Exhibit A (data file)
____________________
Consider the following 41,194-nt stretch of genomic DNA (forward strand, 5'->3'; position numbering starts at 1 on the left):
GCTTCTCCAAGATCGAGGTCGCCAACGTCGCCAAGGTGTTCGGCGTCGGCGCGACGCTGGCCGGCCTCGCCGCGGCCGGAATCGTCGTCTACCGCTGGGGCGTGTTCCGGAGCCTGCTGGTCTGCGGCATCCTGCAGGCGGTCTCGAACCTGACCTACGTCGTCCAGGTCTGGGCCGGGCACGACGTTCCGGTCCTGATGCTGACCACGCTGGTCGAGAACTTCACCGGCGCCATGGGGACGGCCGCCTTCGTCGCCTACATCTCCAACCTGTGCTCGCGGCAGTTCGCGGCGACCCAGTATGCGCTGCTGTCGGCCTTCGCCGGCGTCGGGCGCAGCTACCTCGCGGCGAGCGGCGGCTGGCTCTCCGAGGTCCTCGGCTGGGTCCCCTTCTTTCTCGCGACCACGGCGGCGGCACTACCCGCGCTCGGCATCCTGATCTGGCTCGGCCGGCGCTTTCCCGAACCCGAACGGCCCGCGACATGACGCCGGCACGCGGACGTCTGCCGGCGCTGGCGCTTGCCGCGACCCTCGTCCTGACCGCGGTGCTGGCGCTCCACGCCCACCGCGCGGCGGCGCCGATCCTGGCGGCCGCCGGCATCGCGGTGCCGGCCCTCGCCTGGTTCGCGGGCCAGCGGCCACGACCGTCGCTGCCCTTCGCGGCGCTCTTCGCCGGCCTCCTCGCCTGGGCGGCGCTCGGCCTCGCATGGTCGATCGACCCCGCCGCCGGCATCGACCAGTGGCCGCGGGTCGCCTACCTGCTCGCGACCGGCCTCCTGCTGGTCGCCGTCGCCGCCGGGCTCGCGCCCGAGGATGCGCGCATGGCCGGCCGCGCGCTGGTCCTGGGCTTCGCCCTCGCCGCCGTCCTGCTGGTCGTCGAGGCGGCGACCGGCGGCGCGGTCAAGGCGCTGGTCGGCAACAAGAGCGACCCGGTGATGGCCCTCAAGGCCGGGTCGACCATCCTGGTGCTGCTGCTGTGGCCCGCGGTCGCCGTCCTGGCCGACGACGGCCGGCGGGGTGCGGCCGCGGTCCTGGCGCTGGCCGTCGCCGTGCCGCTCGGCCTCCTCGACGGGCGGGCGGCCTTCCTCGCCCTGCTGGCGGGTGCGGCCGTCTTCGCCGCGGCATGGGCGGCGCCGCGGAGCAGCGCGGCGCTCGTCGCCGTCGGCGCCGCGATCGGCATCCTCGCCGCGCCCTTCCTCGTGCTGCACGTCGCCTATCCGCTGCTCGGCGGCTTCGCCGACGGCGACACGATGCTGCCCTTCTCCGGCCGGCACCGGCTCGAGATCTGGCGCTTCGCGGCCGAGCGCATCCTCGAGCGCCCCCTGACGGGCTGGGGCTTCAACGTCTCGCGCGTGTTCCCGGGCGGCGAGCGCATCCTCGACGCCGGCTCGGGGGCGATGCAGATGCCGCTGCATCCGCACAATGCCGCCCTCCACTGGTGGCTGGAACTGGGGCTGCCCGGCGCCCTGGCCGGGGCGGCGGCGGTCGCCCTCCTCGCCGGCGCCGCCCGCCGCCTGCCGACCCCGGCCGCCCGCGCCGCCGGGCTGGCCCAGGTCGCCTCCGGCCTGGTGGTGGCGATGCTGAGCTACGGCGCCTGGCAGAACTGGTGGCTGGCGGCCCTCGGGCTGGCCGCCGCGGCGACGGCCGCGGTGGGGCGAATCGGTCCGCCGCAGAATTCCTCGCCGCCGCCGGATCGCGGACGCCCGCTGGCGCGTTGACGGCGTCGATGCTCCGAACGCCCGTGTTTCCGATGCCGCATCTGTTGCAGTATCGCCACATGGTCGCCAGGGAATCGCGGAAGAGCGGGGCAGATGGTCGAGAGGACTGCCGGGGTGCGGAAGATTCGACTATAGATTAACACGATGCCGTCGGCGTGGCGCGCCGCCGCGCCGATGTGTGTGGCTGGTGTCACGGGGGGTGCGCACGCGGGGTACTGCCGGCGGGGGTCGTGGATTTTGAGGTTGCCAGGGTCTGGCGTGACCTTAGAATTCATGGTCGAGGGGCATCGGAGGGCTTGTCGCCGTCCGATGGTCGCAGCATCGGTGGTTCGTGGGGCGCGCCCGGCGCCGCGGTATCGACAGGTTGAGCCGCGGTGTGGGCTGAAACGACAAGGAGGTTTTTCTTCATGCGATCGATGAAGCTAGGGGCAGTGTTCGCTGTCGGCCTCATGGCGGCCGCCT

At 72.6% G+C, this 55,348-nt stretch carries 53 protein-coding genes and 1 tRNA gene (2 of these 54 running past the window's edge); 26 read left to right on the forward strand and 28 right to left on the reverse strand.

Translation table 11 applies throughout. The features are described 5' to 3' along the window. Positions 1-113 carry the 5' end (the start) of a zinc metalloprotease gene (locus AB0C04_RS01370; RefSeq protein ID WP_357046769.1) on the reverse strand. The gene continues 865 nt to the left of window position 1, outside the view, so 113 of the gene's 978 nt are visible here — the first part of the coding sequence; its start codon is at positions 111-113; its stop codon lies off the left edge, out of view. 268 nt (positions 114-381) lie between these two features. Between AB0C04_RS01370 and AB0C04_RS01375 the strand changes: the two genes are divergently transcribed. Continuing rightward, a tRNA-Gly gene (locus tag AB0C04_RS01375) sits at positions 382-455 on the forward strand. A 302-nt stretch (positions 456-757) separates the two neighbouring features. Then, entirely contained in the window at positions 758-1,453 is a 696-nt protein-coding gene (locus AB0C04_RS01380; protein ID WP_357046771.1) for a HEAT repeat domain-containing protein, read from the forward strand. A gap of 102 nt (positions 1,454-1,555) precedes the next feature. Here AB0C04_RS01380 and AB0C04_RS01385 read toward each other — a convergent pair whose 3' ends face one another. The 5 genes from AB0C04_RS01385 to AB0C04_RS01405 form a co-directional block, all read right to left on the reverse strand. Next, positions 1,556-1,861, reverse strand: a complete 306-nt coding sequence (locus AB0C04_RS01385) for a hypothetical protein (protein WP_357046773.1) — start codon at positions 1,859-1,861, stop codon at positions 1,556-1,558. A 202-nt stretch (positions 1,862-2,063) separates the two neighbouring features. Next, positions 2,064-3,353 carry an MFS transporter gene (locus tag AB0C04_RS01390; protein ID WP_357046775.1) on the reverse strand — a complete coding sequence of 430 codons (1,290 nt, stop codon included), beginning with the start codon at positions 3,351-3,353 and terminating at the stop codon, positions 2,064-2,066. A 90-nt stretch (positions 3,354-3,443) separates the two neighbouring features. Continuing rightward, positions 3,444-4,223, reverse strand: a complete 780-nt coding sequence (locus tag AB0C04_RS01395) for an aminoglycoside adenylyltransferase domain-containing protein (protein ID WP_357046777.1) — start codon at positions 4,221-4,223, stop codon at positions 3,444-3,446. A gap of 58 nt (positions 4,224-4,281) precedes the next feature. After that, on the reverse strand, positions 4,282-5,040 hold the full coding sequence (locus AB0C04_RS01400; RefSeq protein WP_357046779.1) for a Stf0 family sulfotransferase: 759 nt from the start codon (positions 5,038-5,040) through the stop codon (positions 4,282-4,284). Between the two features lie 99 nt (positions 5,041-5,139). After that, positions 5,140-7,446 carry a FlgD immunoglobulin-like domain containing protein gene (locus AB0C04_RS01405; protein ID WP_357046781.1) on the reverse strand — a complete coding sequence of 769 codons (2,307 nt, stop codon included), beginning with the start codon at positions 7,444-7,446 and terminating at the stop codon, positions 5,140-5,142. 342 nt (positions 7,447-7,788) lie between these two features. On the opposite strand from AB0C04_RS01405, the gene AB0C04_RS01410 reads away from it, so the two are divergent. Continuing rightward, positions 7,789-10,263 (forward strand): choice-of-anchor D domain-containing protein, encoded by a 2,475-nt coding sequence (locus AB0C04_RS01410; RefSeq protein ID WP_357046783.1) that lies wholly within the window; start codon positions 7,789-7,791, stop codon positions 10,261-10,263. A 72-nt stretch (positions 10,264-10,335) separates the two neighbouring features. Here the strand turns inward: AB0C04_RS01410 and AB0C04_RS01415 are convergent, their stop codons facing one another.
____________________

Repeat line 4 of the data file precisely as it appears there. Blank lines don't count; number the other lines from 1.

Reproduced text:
Translation table 11 applies throughout. The features are described 5' to 3' along the window. Positions 1-113 carry the 5' end (the start) of a zinc metalloprotease gene (locus AB0C04_RS01370; RefSeq protein ID WP_357046769.1) on the reverse strand. The gene continues 865 nt to the left of window position 1, outside the view, so 113 of the gene's 978 nt are visible here — the first part of the coding sequence; its start codon is at positions 111-113; its stop codon lies off the left edge, out of view. 268 nt (positions 114-381) lie between these two features. Between AB0C04_RS01370 and AB0C04_RS01375 the strand changes: the two genes are divergently transcribed. Continuing rightward, a tRNA-Gly gene (locus tag AB0C04_RS01375) sits at positions 382-455 on the forward strand. A 302-nt stretch (positions 456-757) separates the two neighbouring features. Then, entirely contained in the window at positions 758-1,453 is a 696-nt protein-coding gene (locus AB0C04_RS01380; protein ID WP_357046771.1) for a HEAT repeat domain-containing protein, read from the forward strand. A gap of 102 nt (positions 1,454-1,555) precedes the next feature. Here AB0C04_RS01380 and AB0C04_RS01385 read toward each other — a convergent pair whose 3' ends face one another. The 5 genes from AB0C04_RS01385 to AB0C04_RS01405 form a co-directional block, all read right to left on the reverse strand. Next, positions 1,556-1,861, reverse strand: a complete 306-nt coding sequence (locus AB0C04_RS01385) for a hypothetical protein (protein WP_357046773.1) — start codon at positions 1,859-1,861, stop codon at positions 1,556-1,558. A 202-nt stretch (positions 1,862-2,063) separates the two neighbouring features. Next, positions 2,064-3,353 carry an MFS transporter gene (locus tag AB0C04_RS01390; protein ID WP_357046775.1) on the reverse strand — a complete coding sequence of 430 codons (1,290 nt, stop codon included), beginning with the start codon at positions 3,351-3,353 and terminating at the stop codon, positions 2,064-2,066. A 90-nt stretch (positions 3,354-3,443) separates the two neighbouring features. Continuing rightward, positions 3,444-4,223, reverse strand: a complete 780-nt coding sequence (locus tag AB0C04_RS01395) for an aminoglycoside adenylyltransferase domain-containing protein (protein ID WP_357046777.1) — start codon at positions 4,221-4,223, stop codon at positions 3,444-3,446. A gap of 58 nt (positions 4,224-4,281) precedes the next feature. After that, on the reverse strand, positions 4,282-5,040 hold the full coding sequence (locus AB0C04_RS01400; RefSeq protein WP_357046779.1) for a Stf0 family sulfotransferase: 759 nt from the start codon (positions 5,038-5,040) through the stop codon (positions 4,282-4,284). Between the two features lie 99 nt (positions 5,041-5,139). After that, positions 5,140-7,446 carry a FlgD immunoglobulin-like domain containing protein gene (locus AB0C04_RS01405; protein ID WP_357046781.1) on the reverse strand — a complete coding sequence of 769 codons (2,307 nt, stop codon included), beginning with the start codon at positions 7,444-7,446 and terminating at the stop codon, positions 5,140-5,142. 342 nt (positions 7,447-7,788) lie between these two features. On the opposite strand from AB0C04_RS01405, the gene AB0C04_RS01410 reads away from it, so the two are divergent. Continuing rightward, positions 7,789-10,263 (forward strand): choice-of-anchor D domain-containing protein, encoded by a 2,475-nt coding sequence (locus AB0C04_RS01410; RefSeq protein ID WP_357046783.1) that lies wholly within the window; start codon positions 7,789-7,791, stop codon positions 10,261-10,263. A 72-nt stretch (positions 10,264-10,335) separates the two neighbouring features. Here the strand turns inward: AB0C04_RS01410 and AB0C04_RS01415 are convergent, their stop codons facing one another.